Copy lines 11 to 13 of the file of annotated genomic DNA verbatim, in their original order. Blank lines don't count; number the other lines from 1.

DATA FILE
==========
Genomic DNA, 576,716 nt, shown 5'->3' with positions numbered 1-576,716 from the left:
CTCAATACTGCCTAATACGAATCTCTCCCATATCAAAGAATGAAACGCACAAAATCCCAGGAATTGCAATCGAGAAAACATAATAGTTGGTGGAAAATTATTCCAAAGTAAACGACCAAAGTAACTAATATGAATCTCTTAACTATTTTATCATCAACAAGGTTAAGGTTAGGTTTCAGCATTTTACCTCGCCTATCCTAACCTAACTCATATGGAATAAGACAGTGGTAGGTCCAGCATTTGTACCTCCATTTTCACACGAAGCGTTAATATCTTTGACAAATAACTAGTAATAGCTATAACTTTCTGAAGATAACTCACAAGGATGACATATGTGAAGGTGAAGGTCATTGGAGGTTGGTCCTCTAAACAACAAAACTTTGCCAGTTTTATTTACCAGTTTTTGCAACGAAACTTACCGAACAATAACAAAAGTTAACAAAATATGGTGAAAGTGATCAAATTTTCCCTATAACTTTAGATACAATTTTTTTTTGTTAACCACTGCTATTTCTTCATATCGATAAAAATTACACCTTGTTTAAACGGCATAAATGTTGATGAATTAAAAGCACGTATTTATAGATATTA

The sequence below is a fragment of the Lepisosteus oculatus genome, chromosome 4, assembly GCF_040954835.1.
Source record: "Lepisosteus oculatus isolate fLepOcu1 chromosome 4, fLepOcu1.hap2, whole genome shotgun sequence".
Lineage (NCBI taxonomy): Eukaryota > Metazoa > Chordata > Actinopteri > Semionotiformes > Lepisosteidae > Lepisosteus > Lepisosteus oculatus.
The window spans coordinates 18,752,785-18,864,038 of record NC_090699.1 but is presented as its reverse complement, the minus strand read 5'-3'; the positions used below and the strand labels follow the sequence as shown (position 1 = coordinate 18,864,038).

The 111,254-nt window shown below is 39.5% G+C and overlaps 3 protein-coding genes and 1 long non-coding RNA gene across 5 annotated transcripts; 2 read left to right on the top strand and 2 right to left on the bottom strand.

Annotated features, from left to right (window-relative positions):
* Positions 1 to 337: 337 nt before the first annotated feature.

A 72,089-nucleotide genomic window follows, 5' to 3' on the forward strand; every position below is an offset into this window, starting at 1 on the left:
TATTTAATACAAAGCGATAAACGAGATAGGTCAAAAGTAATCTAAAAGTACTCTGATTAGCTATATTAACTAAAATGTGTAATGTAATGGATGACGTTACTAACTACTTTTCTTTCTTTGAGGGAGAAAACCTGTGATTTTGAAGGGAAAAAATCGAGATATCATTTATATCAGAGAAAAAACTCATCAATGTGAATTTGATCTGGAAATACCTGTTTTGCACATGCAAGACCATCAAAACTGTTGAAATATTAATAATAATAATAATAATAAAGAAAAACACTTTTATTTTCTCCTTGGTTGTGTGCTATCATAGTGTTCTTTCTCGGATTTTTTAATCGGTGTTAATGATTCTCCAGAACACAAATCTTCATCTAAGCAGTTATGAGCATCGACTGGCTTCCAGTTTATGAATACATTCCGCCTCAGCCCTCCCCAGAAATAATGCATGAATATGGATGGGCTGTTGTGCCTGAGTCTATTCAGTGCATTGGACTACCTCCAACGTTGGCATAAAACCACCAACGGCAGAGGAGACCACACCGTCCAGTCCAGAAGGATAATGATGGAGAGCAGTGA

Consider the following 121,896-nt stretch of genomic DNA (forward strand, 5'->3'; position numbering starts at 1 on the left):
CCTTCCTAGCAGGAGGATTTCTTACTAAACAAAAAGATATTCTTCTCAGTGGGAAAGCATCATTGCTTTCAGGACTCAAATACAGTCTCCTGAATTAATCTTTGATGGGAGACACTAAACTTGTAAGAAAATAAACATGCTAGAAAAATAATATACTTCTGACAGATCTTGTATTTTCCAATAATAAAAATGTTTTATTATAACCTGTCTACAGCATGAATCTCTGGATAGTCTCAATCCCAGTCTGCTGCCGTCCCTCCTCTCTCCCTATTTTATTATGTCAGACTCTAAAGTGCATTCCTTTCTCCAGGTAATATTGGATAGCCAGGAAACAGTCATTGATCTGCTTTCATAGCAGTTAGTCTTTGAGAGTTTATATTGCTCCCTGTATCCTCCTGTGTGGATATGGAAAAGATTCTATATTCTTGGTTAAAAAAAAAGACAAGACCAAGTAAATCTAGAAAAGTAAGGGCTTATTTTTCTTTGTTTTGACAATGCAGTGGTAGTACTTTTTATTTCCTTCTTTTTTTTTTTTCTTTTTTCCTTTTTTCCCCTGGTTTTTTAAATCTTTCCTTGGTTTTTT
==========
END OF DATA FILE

TATTTAATACAAAGCGATAAACGAGATAGGTCAAAAGTAATCTAAAAGTACTCTGATTAGCTATATTAACTAAAATGTGTAATGTAATGGATGACGTTACTAACTACTTTTCTTTCTTTGAGGGAGAAAACCTGTGATTTTGAAGGGAAAAAATCGAGATATCATTTATATCAGAGAAAAAACTCATCAATGTGAATTTGATCTGGAAATACCTGTTTTGCACATGCAAGACCATCAAAACTGTTGAAATATTAATAATAATAATAATAATAAAGAAAAACACTTTTATTTTCTCCTTGGTTGTGTGCTATCATAGTGTTCTTTCTCGGATTTTTTAATCGGTGTTAATGATTCTCCAGAACACAAATCTTCATCTAAGCAGTTATGAGCATCGACTGGCTTCCAGTTTATGAATACATTCCGCCTCAGCCCTCCCCAGAAATAATGCATGAATATGGATGGGCTGTTGTGCCTGAGTCTATTCAGTGCATTGGACTACCTCCAACGTTGGCATAAAACCACCAACGGCAGAGGAGACCACACCGTCCAGTCCAGAAGGATAATGATGGAGAGCAGTGA

Consider the following 121,896-nt stretch of genomic DNA (forward strand, 5'->3'; position numbering starts at 1 on the left):
CCTTCCTAGCAGGAGGATTTCTTACTAAACAAAAAGATATTCTTCTCAGTGGGAAAGCATCATTGCTTTCAGGACTCAAATACAGTCTCCTGAATTAATCTTTGATGGGAGACACTAAACTTGTAAGAAAATAAACATGCTAGAAAAATAATATACTTCTGACAGATCTTGTATTTTCCAATAATAAAAATGTTTTATTATAACCTGTCTACAGCATGAATCTCTGGATAGTCTCAATCCCAGTCTGCTGCCGTCCCTCCTCTCTCCCTATTTTATTATGTCAGACTCTAAAGTGCATTCCTTTCTCCAGGTAATATTGGATAGCCAGGAAACAGTCATTGATCTGCTTTCATAGCAGTTAGTCTTTGAGAGTTTATATTGCTCCCTGTATCCTCCTGTGTGGATATGGAAAAGATTCTATATTCTTGGTTAAAAAAAAAGACAAGACCAAGTAAATCTAGAAAAGTAAGGGCTTATTTTTCTTTGTTTTGACAATGCAGTGGTAGTACTTTTTATTTCCTTCTTTTTTTTTTTTCTTTTTTCCTTTTTTCCCCTGGTTTTTTAAATCTTTCCTTGGTTTTTT